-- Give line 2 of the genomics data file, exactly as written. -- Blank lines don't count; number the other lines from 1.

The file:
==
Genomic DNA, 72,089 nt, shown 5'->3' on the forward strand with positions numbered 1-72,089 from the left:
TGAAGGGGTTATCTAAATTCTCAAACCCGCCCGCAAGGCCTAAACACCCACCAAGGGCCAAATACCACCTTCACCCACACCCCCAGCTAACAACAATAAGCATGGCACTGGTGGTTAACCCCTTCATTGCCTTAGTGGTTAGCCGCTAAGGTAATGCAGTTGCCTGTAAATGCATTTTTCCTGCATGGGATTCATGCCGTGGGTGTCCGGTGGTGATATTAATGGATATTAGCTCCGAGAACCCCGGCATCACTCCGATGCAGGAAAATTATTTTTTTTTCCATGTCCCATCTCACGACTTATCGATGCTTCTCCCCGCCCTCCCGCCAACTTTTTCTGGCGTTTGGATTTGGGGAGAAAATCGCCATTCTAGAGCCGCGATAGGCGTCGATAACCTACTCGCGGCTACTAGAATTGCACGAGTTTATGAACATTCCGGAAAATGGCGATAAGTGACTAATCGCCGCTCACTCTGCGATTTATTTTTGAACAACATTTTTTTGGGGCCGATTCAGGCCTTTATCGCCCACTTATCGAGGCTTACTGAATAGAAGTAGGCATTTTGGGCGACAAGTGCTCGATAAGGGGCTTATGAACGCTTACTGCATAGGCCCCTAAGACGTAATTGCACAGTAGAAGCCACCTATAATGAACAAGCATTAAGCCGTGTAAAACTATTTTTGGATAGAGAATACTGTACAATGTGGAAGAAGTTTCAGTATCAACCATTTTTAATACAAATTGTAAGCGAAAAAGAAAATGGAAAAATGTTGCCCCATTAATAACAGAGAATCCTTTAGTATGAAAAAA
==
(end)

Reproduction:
TGAAGGGGTTATCTAAATTCTCAAACCCGCCCGCAAGGCCTAAACACCCACCAAGGGCCAAATACCACCTTCACCCACACCCCCAGCTAACAACAATAAGCATGGCACTGGTGGTTAACCCCTTCATTGCCTTAGTGGTTAGCCGCTAAGGTAATGCAGTTGCCTGTAAATGCATTTTTCCTGCATGGGATTCATGCCGTGGGTGTCCGGTGGTGATATTAATGGATATTAGCTCCGAGAACCCCGGCATCACTCCGATGCAGGAAAATTATTTTTTTTTCCATGTCCCATCTCACGACTTATCGATGCTTCTCCCCGCCCTCCCGCCAACTTTTTCTGGCGTTTGGATTTGGGGAGAAAATCGCCATTCTAGAGCCGCGATAGGCGTCGATAACCTACTCGCGGCTACTAGAATTGCACGAGTTTATGAACATTCCGGAAAATGGCGATAAGTGACTAATCGCCGCTCACTCTGCGATTTATTTTTGAACAACATTTTTTTGGGGCCGATTCAGGCCTTTATCGCCCACTTATCGAGGCTTACTGAATAGAAGTAGGCATTTTGGGCGACAAGTGCTCGATAAGGGGCTTATGAACGCTTACTGCATAGGCCCCTAAGACGTAATTGCACAGTAGAAGCCACCTATAATGAACAAGCATTAAGCCGTGTAAAACTATTTTTGGATAGAGAATACTGTACAATGTGGAAGAAGTTTCAGTATCAACCATTTTTAATACAAATTGTAAGCGAAAAAGAAAATGGAAAAATGTTGCCCCATTAATAACAGAGAATCCTTTAGTATGAAAAAA